- HTTPS Checker is desktop software you can install that will scan your site. It can help you check for “not secure” warnings and content after big changes. It is available on Windows, Mac, and Ubuntu. The free plan allows you to check up to 100 pages.
The next step is confirming that those resources loading over HTTP are accessible over HTTPS. They most likely are, you just need to update the links. If our example above we’ll use the insecure image and hosted jQuery.
If we take both of those URLs, input them into our browser’s address bar, and append HTTPS on the beginning, we can see that they load just fine. Therefore we simply need to proceed to do a search and replace on our site.
There are are a lot of different ways in which you can perform a WordPress search and replace. In this post, we will walk you through two different recommended options.
If you’re curious, we don’t recommend using the Really Simple SSL plugin. While it’s a great plugin, you shouldn’t rely on a plugin like this long term. You won’t be migrating back to HTTP later, so do it the right way and update your HTTP URLs in your database (as we’ll show you below).
If you’re a Kinsta client, you can use our search and replace tool that is available from right within the MyKinsta dashboard. Under Sites click on “Manage” next to the site you want to run a search and replace on. Then click on “Tools” and you’ll find the Search and Replace tool at the bottom.
Kinsta search and replace tool
- Enter in the search field the value you want to search for in the database, which in this case is our HTTP domain:
- Enter in the replace field the new value that should be used to replace the value that you are searching for. In this case, it is our HTTPS domain:
- Ensure the “Dry Run” option is selected first, as this will count how many replacements will be made without actually making the replacements. Then click “Replace.”
Important: Ensure you don’t include any leading/trailing whitespace in either of the fields as this might produce undesirable results.
HTTP to HTTPS search and replace
You’ll see a warning confirming that you want to run the command to calculate how many replace will be made. Click on “Replace” to confirm. Note: In “Dry Run” mode this will not make any database changes.
Search and replace calculate replacements
You’ll then see the total number of replacements that will be made.
Number of replacements
You can then un-select “Dry Run” and click on “Replace” again to perform the search and replace, making changes in your database. Note: A backup is automatically taken when this is run (backup identifier:
beforesearchandreplace). So you can always revert back if needed.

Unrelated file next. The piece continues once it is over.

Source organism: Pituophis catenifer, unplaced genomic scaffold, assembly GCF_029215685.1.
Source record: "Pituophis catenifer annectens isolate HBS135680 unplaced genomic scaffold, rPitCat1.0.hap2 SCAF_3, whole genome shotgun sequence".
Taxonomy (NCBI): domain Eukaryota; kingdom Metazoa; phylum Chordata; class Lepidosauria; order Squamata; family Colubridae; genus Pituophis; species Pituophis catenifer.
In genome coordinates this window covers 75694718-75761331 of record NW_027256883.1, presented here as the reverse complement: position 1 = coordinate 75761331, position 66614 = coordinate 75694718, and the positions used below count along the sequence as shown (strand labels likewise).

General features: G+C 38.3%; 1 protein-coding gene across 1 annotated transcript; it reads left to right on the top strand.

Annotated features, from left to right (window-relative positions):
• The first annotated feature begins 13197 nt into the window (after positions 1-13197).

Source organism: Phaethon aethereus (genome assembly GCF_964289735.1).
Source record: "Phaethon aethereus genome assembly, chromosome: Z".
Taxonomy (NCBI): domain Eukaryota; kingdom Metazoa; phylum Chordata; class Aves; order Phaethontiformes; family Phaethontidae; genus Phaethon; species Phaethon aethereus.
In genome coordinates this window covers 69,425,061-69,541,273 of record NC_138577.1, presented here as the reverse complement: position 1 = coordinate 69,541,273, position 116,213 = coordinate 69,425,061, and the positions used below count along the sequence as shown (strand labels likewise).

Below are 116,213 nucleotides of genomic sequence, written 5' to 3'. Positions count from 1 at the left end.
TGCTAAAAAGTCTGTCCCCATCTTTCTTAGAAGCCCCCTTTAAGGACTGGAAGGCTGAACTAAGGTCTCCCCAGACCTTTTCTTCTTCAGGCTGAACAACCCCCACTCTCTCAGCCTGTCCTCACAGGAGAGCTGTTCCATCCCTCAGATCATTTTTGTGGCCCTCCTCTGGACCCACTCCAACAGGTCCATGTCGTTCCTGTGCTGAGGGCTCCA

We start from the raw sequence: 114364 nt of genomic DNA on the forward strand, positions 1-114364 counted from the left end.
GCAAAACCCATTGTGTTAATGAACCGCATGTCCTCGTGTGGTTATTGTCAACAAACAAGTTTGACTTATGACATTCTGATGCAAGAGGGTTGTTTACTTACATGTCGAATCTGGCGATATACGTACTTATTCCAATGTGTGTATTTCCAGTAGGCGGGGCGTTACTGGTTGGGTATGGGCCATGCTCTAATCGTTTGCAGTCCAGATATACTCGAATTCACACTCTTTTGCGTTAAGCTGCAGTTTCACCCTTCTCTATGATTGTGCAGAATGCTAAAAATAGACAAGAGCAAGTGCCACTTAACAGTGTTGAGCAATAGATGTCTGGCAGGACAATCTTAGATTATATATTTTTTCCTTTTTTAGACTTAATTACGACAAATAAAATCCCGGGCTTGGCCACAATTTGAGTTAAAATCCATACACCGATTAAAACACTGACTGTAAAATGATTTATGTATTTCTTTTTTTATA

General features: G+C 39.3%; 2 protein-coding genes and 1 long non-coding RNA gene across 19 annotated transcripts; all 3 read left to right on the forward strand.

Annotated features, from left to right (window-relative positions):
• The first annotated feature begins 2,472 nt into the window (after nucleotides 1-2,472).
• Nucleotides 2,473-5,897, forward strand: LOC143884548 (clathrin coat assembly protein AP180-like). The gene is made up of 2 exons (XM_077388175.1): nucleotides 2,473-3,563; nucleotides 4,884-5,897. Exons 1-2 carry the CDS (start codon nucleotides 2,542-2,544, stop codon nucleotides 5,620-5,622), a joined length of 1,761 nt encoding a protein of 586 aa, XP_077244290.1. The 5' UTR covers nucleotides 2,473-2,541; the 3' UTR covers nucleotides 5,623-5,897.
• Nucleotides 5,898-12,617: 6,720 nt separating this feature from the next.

Live search and replace
You’ll then see one final confirmation of the number of replacements made.
Confirmation on live search and replace
If you aren’t a Kinsta client, you can do this same task with the free Better Search Replace plugin and then simply delete the plugin after you’re done.
Better Search Replace plugin
You can download it from the WordPress repository or by searching for it within your WordPress dashboard under “Add New” plugins. After activating it just search for your HTTP domain (http://yourdomain.com) and replace with your HTTPS domain (https://yourdomain.com).
Better Search Replace options
Alternatively, you can also do a search and replace with the interconnect/it Search Replace DB PHP Script or WP-CLI.
After you finish doing the search and replace you’ll want to double check your site to confirm the mixed content warnings are gone. We recommend just visiting your site and clicking around on a few pages while looking at the browser status indicator up in the address bar.
On our site, we can see that the insecure image is now fixed, but the hosted jQuery warning still remains. The reason is that we ran a search and replace on resources loading from our own domain. This is an external script which has to be manually updated.
Mixed content warning
In this case, the script had been manually added in our WordPress header (
header.php). The script should be using a relative URL, so we updated it to:
HTTP external script
For most of you, the search and replace will most likely fix all of your issues. It’s really own those of you that have hardcoded something on your WordPress site that might run into additional issues. If you think there is an external script hardcoded in one of your plugins or theme, and you’re having trouble tracking it down, feel free to reach out to the developer for assistance.
Chrome No Mixed Content Warnings Example
Here is an example of what happens in Chrome when everything is loading correctly over HTTPS with no mixed content warnings.
Chrome no mixed content warnings
Firefox No Mixed Content Warnings Example
Here is an example of what happens in Firefox when everything is loading correctly over HTTPS with no mixed content warnings.
Firefox no mixed content warnings
Microsoft Edge No Mixed Content Warnings Example
Here is an example of what happens in Microsoft Edge when everything is loading correctly over HTTPS with no mixed content warnings.
Microsoft Edge no mixed content warnings
For most of you a simple search and replace should quickly resolve your mixed content warnings and have your site back to normal in just a few minutes. If it doesn’t fix everything, it’s most likely there are one or two scripts left behind that are hard coded. For these, you’ll need to find them and manually update them.
If you have any feedback or run into any issues, let us know below in the comments.